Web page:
Maps of the areas in question -
Hebron is about 25 miles southwest of Jerusalem
Hebron is the largest city in the West Bank
H1, H2, and Israeli settlement areas in the Hebron Hills to the east.
Images presented in chronological order - my visit to Hebron in January 2013.
En route from Jerusalem via blast resistant, armored bus.
Along the way, through scuffed bullet proof windows, glimpses of Palestinian villages and rugged biblical landscapes.
Upon entering the city from the north, the area’s “special security needs" are readily apparent.
The focal point of Hebron is the Cave of the Patriarchs, buried deep beneath a structure built during the reign of King Herod. It has been at times a temple, a church, or a mosque depending on who laid claim to it during its 2000 year history. The cave itself is now inaccessible.
First checkpoint. Beyond is the site.
This is the Ibrahim Mosque which sits on top of the Cave of the Patriarchs.
So that both religious groups maintain access, the structure is divided into Jewish and Muslim sections.
During the Ottoman era, Jews were forbidden from going beyond the 7th step leading up to the tomb so today this staircase is of great historical and cultural significance to them. I was told by the settlers living in Hebron that it is a daily reminder of what has been regained by their community and something that can never be lost again.
Upon entering H2, first we were taken to the Jewish section of the structure which has now mostly become a place for religious study.
The majority of the structure has been the Ibrahimi Mosque since the 12th century. Access to the mosque from H2 is restricted so you literally have to exit the building and go through a IDF checkpoint in order to re-enter the mosque.
These watchtowers are all over Hebron, this one is on the way to the checkpoint to re-enter the Ibrahimi Mosque. Each watchtower contains soldiers and a marksman.
En Route to the Ibrahimi Mosque. Soldiers are omni-present nearby any checkpoint, barrier, or in proximity to the buffer areas between H1 and H2. At this point the group changed hands from our Jewish guide to a Palestinian one in order to access the Ibrahimi Mosque and H1.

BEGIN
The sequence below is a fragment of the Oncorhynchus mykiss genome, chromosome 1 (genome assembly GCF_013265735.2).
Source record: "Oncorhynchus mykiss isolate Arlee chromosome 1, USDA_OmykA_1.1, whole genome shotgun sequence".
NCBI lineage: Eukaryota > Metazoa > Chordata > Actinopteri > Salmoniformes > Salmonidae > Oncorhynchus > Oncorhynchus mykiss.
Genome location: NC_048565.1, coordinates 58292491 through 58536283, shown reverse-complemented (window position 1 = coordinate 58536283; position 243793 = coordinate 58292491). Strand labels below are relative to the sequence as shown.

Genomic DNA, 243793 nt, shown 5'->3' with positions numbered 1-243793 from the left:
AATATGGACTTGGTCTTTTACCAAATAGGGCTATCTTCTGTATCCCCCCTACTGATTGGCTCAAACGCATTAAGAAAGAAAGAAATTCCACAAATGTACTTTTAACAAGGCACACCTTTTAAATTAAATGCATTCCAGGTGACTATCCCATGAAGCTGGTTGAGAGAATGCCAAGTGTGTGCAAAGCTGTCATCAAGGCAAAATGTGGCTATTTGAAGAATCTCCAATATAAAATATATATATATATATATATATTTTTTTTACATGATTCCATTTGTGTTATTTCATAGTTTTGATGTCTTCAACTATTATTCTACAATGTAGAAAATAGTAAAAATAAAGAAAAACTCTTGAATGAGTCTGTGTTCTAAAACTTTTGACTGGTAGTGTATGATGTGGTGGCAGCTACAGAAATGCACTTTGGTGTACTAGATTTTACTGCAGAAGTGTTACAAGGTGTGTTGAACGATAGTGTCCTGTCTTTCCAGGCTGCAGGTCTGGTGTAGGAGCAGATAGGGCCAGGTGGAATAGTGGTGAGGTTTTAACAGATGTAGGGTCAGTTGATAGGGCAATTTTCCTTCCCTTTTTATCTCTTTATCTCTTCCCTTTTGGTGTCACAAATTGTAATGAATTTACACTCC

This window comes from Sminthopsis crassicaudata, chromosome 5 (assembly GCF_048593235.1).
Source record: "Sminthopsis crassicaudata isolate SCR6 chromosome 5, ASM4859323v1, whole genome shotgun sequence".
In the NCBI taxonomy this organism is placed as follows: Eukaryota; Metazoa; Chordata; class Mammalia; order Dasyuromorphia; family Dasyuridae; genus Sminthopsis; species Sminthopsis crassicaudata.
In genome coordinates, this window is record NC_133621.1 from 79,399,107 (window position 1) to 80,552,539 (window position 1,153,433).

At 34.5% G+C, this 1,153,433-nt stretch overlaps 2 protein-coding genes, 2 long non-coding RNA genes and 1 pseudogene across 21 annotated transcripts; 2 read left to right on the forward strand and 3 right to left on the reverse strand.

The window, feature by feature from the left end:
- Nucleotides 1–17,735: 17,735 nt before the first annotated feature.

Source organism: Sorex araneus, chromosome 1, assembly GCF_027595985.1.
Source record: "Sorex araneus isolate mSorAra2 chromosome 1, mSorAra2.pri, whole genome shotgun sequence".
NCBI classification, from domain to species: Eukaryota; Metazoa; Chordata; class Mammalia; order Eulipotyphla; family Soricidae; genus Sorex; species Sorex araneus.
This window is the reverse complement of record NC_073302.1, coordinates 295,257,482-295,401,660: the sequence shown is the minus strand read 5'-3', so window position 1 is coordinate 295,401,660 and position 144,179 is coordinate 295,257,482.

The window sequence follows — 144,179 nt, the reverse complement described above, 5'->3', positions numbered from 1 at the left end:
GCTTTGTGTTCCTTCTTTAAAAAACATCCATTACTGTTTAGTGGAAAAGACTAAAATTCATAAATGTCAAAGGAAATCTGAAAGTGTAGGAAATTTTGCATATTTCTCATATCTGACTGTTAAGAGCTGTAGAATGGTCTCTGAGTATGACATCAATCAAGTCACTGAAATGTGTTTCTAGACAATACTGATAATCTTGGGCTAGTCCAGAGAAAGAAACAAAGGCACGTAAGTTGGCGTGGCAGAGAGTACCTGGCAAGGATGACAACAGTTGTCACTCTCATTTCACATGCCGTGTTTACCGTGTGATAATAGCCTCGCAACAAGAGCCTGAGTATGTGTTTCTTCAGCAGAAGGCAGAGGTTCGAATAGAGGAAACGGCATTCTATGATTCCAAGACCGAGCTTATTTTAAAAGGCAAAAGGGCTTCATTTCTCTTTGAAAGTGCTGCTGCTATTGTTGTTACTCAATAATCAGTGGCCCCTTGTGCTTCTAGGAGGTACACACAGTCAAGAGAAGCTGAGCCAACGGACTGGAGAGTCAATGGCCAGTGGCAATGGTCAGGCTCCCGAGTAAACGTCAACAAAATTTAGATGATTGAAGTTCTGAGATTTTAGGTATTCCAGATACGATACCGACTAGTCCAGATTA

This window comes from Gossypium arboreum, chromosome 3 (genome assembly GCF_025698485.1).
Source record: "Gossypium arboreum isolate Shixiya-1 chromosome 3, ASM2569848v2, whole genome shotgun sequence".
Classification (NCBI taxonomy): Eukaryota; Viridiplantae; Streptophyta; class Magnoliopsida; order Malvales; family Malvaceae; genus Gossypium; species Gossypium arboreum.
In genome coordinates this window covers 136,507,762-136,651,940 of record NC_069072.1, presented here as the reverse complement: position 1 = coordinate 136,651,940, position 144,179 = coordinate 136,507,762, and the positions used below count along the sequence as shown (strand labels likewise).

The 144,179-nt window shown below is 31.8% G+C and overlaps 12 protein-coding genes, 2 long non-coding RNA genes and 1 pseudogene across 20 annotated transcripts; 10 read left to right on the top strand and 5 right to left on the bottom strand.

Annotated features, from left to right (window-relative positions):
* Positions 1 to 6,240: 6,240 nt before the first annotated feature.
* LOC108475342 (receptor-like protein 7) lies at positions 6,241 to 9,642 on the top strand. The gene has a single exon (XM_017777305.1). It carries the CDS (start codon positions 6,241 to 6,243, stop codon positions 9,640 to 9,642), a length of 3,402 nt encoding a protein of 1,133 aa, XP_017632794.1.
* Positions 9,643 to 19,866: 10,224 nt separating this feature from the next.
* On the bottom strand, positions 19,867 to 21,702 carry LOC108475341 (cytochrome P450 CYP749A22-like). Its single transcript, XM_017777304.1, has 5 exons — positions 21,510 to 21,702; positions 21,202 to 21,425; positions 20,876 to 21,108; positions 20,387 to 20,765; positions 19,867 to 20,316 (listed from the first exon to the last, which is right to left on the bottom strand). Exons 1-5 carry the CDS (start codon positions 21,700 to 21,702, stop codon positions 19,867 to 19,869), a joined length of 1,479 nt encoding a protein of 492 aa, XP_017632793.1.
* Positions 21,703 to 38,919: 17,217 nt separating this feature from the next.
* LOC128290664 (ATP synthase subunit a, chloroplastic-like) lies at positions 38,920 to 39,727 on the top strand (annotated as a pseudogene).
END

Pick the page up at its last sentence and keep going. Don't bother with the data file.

Pilgrims gathering outside the mosque.
Entering the mosque.
From windows inside the Ibrahimi Mosque you can see Jews worshipping in their adjacent but completely inaccessible space.
On the day of my visit, there were Israeli soldiers inside the mosque and I never found out why. This is apparently quite common.
Mosque attendants putting down carpets for the soldier's boots.
Back on the street, another checkpoint .
Beyond this checkpoint is H1 proper which is under the control of the Palestinian Authority.
On the other side of this fence covering the street is H2, Jewish Hebron. Fences have been erected over all the transit areas through the buffer to protect people on either side from garbage and projectiles.
Inside H1 - a busy, densely populated Arab city buzzing with commerce and activity.
The first thing our Palestinian guide did was take us up to roof level to survey the area. IDF watchtowers are all over the rooftops.
A few of the residents of the building we're standing on.
At street level, one can see into the depopulated buffer zone from multiple points. These used to be thriving market streets and private homes and are now completely abandoned.
Along the way, passersby go about their business in the shadow of separation barriers and dead ends.
En route to one of the main market areas in H1, a vendor uses the separation barrier as a place to hang his wares.
One of the many market areas of H1.
One of the checkpoints back into H2. Here we part ways with our Palestinian guide and are rejoined by our Jewish one who will take us into his part of the city.
The first place we were brought to was the Israeli settlement areas in the rugged Hebron Hills just east of the city. The existence of these settlements is one of the mostly hotly contested political issues in the entire middle east.
The city of Hebron as seen from the settlements.
H2 isn't nearly as populous as H1. It's a orthodox religious community and its people are far more shy than their neighbors on the other side of the buffer. In general, photography is discouraged in their neighborhoods.
New housing in H2 whose construction was halted on government order.
Separation barriers in H2. On the other side is the depopulated buffer zone.
On the way out of town, there are many placards and signs written in both Hebrew and English that recount the city's troubles from the H2 perspective.
Both groups living here very much want to tell their story and make their case. I heard firsthand accounts of violence and atrocities on either side of the barrier that I'll never forget. One should not jump to any conclusions regarding Hebron.
Because of the area's complex history, deep religious significance of the Patriarchs site, and worsening political climate across the entire middle east; the situation in Hebron does not seem to be improving. It’s the strength, tenacity, and resilience readily apparent in the hundreds of thousands of people living there that should lend hope to an otherwise grim situation.